IGF Berlin // Open Work Meeting on Cyber-Accountability: Building Attribution Capability

In a little under two weeks, at the upcoming Internet Governance Forum-Berlin, the Internet Governance Project (IGP) and ICT4Peace Foundation will be holding an open work meeting about the ongoing effort to form a global network of cybersecurity researchers who want to cooperate to develop attribution capabilities and perform cyber-attributions...

Show me the market: Technical data helps, but isn’t enough to understand the DoH debate

A presentation at the recent RIPE79 gives us some initial insight into the recursive resolution of Domain Name System (DNS) queries. Who performs recursive resolution and therefore has access to DNS query data is at the center the DNS over HTTPS (DoH) debate. But as we’ll explain below, the data...
Labrona, Untitled (2016)

Just the facts? Building an independent attribution institution

The Swiss-based advocacy organization ICT4Peace held a workshop late last month to discuss ongoing efforts to build an independent network of organizations engaged in attribution activities. There were approximately two dozen attendees, from US and European universities (including Georgia Tech’s IGP), industry, a handful of European government agencies, and a...

The Summer of routing leaks, and good MANRS

The routing of Internet packets is one of the most important Internet governance issues you have probably never heard of. Yet Internet routing security made the popular press this summer. Two events in particular were noteworthy: Swiss-based operator Safe Host improperly updated its routers and advertised BGP routes to its...

Is there hope for IPv6?

Last year Georgia Tech's Internet Governance Project teamed up with ICANN's Office of the Chief Technology Officer to research the economic factors affecting the decisions of network operators to deploy Internet Protocol version 6 (IPv6). The study was commissioned because we both believe that the Internet community needs a better...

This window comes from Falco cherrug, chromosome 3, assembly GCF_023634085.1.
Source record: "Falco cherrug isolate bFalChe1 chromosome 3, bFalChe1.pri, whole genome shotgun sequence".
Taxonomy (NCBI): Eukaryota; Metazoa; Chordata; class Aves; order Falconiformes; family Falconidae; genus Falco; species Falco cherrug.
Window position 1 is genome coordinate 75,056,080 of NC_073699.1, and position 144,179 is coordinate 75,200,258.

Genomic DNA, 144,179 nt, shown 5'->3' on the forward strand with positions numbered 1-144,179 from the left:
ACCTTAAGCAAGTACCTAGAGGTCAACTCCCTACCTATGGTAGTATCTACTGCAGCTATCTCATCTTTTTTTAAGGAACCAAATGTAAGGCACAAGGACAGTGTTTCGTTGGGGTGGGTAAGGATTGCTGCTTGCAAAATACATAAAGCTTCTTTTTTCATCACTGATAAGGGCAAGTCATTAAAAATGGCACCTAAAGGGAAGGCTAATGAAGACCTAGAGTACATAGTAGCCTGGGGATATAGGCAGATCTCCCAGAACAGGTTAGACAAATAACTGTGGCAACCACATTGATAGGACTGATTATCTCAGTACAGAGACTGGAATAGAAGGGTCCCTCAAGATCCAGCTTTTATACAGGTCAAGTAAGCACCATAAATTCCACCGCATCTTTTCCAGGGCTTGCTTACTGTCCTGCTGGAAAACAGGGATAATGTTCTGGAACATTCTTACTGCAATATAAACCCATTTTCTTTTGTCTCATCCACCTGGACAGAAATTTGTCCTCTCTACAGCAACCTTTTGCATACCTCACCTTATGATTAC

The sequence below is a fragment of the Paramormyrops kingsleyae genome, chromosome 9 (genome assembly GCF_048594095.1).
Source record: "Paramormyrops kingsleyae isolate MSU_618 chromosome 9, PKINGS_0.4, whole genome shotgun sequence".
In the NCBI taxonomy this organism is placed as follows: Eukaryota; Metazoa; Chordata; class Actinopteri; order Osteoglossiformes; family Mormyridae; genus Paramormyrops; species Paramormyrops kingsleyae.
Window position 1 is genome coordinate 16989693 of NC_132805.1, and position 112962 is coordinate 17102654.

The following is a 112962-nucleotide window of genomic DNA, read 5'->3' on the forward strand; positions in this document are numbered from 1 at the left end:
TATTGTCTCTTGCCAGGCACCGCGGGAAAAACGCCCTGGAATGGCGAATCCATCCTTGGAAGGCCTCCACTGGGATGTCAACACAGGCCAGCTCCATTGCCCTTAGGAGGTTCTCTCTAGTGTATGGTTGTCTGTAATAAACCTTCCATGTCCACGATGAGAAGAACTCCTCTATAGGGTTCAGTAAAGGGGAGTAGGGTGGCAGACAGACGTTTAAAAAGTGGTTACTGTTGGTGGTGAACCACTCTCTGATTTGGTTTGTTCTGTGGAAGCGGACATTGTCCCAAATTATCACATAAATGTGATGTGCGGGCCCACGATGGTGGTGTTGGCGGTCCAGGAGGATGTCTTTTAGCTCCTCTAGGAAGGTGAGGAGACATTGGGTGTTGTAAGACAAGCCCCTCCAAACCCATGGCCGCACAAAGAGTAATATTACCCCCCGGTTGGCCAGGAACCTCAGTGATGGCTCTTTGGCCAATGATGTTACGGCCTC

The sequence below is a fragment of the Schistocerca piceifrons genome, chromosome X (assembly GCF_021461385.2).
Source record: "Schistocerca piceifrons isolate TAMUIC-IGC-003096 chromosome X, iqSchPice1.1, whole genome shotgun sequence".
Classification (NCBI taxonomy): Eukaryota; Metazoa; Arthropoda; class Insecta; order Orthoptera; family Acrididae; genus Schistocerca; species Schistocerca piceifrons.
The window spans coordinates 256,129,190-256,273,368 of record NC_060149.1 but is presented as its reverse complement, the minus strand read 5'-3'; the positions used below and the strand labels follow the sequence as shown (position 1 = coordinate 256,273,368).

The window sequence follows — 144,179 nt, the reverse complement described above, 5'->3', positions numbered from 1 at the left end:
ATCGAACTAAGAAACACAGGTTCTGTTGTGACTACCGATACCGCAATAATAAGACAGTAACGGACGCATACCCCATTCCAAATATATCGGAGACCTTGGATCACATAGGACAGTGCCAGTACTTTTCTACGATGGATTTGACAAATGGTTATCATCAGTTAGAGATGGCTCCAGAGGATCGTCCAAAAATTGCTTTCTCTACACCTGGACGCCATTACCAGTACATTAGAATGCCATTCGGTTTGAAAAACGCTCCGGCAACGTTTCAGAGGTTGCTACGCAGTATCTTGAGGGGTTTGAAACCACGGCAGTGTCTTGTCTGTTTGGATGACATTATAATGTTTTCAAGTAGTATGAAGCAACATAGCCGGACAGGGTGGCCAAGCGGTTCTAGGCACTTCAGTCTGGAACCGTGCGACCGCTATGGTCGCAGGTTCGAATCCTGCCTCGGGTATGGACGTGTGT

The folly of treating routing hijacks as a national security problem

A recent paper in the journal Military Cyber Affairs, co-authored by researchers at U.S. Naval War College and Tel Aviv University, details how four BGP hijacks occurring between 2016-2017 took place, re-routing potentially sensitive Internet traffic through China. It made the rounds, promoted by some threat intelligence company and cybersecurity...
Labrona, Untitled (2016)

Research on public attribution of state-sponsored attacks

I’ve recently returned from the Cybersecurity and Cyberconflict: State of the Art Research Conference, organized by Dr. Myriam Dunn Cavelty and her colleagues at the Center for Security Studies, ETH, in Zürich, Switzerland. The conference brought together a mix of scholars researching “the strategic (mis)use of cyberspace by state and...

Defusing the cybersecurity dilemma game through attribution and network monitoring

States are stuck in a “cybersecurity dilemma”. They can’t reliably distinguish between other states’ offensive and defensive activities. E.g., surveillance or probing being used by a state for defense might look like offensive measures to those states being surveilled or probed. As a result, cyber powers engage in a never...

The flaws and risk in the Kaspersky case

There is a constant drumbeat of Russian threat stories these days, but none is more important to Internet governance than the legal battle between Kaspersky Labs and the United States. It highlights the dangers of nation-states inserting themselves into cybersecurity governance, and shows why the alignment of cybersecurity with nation...